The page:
The discrete version of a continuous surface sampled at optimum sampling rate can be well expressed in form of a neighborhood graph containing the critical points (maxima, minima, saddles) of the surface. Basic operations on the graph such as edge contraction and removal eliminate non-critical points and collapse plateau regions resulting in the formation of a graph pyramid. If the neighborhood graph is well-composed, faces in the graph pyramid are slope regions. In this paper we focus on the graph on the top of the pyramid which will contain critical points only, self-loops and multiple edges connecting the same vertices. We enumerate the different possible configurations of slope regions, forming a catalogue of different configurations when combining slope regions and studying the number of slope regions on the top.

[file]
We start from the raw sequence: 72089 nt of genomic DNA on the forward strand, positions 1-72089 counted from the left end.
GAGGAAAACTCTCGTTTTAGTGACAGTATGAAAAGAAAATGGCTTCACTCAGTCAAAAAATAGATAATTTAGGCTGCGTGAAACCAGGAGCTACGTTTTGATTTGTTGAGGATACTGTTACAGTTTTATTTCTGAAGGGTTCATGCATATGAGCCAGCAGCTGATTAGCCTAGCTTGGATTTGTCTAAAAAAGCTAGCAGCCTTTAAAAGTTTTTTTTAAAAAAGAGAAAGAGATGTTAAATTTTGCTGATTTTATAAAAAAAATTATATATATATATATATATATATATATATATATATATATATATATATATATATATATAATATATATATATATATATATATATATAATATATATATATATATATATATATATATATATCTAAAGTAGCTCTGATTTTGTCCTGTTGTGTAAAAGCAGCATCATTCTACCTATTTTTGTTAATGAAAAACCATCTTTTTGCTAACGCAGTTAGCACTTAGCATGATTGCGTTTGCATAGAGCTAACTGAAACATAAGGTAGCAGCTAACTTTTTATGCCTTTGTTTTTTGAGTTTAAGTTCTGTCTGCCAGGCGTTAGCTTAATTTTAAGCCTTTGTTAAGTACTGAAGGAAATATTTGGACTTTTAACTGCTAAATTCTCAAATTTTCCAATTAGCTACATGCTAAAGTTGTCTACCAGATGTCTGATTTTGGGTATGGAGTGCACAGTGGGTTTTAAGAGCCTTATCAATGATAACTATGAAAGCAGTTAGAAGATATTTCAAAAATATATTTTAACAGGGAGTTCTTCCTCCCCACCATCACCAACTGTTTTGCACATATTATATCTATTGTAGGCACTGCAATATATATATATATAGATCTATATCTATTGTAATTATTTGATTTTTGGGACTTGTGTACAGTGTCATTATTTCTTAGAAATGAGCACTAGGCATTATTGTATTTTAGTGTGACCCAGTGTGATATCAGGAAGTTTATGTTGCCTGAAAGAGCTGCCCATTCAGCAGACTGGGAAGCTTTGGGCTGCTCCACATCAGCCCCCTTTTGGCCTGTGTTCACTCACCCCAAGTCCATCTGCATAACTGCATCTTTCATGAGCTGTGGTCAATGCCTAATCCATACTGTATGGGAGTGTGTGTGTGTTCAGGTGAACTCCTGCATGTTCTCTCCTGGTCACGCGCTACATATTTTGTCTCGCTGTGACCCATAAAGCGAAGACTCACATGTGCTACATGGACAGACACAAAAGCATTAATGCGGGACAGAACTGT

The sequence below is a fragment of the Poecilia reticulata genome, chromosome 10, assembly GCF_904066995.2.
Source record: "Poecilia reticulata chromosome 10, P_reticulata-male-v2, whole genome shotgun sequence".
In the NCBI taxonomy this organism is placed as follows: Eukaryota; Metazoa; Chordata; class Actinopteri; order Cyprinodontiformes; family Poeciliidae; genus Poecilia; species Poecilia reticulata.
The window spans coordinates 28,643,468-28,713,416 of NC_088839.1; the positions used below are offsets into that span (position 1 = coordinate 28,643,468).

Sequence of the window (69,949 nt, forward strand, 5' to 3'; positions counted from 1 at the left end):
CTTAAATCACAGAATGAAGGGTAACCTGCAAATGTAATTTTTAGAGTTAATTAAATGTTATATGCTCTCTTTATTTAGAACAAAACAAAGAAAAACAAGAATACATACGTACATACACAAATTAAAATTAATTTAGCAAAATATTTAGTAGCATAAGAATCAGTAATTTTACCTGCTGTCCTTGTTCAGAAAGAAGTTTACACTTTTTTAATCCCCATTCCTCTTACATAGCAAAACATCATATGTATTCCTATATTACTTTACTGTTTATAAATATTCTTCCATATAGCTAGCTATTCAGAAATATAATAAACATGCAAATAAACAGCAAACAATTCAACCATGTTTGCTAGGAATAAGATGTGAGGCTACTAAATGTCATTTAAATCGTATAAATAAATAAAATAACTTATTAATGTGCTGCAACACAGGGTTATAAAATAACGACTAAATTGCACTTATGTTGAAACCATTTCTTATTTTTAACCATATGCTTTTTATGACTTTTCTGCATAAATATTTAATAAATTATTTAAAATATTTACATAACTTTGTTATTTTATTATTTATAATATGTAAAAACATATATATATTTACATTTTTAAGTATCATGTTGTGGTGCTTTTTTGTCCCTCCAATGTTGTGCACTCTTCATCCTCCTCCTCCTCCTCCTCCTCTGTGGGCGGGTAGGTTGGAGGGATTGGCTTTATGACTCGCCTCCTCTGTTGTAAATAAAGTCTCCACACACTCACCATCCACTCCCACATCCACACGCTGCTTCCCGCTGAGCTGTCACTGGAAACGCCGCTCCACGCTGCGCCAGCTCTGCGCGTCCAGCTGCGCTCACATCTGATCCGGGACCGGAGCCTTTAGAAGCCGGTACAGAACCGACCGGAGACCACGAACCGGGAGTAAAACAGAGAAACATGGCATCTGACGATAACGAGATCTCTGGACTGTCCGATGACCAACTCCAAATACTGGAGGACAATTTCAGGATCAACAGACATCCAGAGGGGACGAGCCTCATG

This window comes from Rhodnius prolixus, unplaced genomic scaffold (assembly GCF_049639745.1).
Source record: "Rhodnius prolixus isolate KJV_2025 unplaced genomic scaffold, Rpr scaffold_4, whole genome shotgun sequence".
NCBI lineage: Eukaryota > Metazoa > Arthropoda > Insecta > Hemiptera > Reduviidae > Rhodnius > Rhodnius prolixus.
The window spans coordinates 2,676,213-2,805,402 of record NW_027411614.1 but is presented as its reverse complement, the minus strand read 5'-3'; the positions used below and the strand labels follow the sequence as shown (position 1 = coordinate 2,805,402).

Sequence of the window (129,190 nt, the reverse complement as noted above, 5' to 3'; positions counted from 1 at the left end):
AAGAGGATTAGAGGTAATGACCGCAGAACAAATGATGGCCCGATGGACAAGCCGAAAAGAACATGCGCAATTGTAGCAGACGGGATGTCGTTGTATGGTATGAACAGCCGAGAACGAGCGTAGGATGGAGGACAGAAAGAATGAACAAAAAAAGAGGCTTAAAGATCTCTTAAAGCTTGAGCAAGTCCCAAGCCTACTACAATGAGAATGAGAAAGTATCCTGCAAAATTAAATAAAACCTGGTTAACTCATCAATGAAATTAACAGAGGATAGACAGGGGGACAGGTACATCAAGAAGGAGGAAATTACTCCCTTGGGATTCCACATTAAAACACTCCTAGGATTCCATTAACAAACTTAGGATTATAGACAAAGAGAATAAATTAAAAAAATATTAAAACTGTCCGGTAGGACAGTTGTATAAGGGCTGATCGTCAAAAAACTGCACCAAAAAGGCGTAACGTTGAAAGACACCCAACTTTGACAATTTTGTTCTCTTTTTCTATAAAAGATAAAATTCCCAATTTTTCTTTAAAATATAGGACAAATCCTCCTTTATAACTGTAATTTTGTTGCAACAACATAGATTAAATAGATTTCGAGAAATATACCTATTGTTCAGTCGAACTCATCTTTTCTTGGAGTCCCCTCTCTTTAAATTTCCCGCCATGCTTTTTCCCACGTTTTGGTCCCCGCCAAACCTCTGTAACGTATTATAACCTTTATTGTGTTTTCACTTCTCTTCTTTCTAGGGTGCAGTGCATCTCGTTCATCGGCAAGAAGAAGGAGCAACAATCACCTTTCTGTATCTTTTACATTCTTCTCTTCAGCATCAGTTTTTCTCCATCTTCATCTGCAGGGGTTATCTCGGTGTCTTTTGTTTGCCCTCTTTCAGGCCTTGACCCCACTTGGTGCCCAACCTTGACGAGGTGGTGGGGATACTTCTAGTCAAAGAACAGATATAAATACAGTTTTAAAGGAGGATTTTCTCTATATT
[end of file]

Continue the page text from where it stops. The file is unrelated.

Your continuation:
Batavia, D., Kropatsch, W., Gonzalez-Diaz, R., & Casablanca, R. M. (2019). Counting Slope Regions in the Surface Graphs. In Proc. 24th Computer Vision Winter Workshop (p. 9). http://hdl.handle.net/20.500.12708/57863